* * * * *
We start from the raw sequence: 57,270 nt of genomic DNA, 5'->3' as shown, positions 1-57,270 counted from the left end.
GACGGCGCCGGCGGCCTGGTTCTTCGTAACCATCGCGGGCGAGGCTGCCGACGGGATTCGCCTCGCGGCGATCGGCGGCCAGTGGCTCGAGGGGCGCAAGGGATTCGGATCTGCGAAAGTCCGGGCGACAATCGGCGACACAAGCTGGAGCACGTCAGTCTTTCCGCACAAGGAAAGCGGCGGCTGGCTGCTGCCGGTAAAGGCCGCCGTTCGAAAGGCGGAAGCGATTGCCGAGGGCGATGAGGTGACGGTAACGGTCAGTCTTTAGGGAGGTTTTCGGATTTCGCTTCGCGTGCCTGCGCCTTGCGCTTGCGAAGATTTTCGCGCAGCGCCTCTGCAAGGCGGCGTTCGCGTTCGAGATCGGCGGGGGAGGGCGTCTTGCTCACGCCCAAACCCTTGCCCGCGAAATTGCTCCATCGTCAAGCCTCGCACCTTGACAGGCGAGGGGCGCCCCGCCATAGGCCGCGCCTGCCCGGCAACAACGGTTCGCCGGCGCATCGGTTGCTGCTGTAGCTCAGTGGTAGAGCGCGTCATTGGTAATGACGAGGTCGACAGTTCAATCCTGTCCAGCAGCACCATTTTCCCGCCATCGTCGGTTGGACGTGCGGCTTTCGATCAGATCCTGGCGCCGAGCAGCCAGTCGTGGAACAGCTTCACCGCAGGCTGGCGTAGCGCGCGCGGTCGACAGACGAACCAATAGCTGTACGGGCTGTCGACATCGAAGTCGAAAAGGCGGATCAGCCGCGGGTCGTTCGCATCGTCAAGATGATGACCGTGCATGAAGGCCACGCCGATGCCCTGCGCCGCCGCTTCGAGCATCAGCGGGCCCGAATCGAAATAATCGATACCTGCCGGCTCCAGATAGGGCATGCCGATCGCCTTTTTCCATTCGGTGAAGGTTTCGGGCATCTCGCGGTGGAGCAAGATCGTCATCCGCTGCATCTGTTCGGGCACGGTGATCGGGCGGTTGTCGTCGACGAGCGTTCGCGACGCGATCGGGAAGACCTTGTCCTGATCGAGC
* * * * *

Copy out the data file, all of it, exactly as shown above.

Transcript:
We start from the raw sequence: 57,270 nt of genomic DNA, 5'->3' as shown, positions 1-57,270 counted from the left end.
GACGGCGCCGGCGGCCTGGTTCTTCGTAACCATCGCGGGCGAGGCTGCCGACGGGATTCGCCTCGCGGCGATCGGCGGCCAGTGGCTCGAGGGGCGCAAGGGATTCGGATCTGCGAAAGTCCGGGCGACAATCGGCGACACAAGCTGGAGCACGTCAGTCTTTCCGCACAAGGAAAGCGGCGGCTGGCTGCTGCCGGTAAAGGCCGCCGTTCGAAAGGCGGAAGCGATTGCCGAGGGCGATGAGGTGACGGTAACGGTCAGTCTTTAGGGAGGTTTTCGGATTTCGCTTCGCGTGCCTGCGCCTTGCGCTTGCGAAGATTTTCGCGCAGCGCCTCTGCAAGGCGGCGTTCGCGTTCGAGATCGGCGGGGGAGGGCGTCTTGCTCACGCCCAAACCCTTGCCCGCGAAATTGCTCCATCGTCAAGCCTCGCACCTTGACAGGCGAGGGGCGCCCCGCCATAGGCCGCGCCTGCCCGGCAACAACGGTTCGCCGGCGCATCGGTTGCTGCTGTAGCTCAGTGGTAGAGCGCGTCATTGGTAATGACGAGGTCGACAGTTCAATCCTGTCCAGCAGCACCATTTTCCCGCCATCGTCGGTTGGACGTGCGGCTTTCGATCAGATCCTGGCGCCGAGCAGCCAGTCGTGGAACAGCTTCACCGCAGGCTGGCGTAGCGCGCGCGGTCGACAGACGAACCAATAGCTGTACGGGCTGTCGACATCGAAGTCGAAAAGGCGGATCAGCCGCGGGTCGTTCGCATCGTCAAGATGATGACCGTGCATGAAGGCCACGCCGATGCCCTGCGCCGCCGCTTCGAGCATCAGCGGGCCCGAATCGAAATAATCGATACCTGCCGGCTCCAGATAGGGCATGCCGATCGCCTTTTTCCATTCGGTGAAGGTTTCGGGCATCTCGCGGTGGAGCAAGATCGTCATCCGCTGCATCTGTTCGGGCACGGTGATCGGGCGGTTGTCGTCGACGAGCGTTCGCGACGCGATCGGGAAGACCTTGTCCTGATCGAGC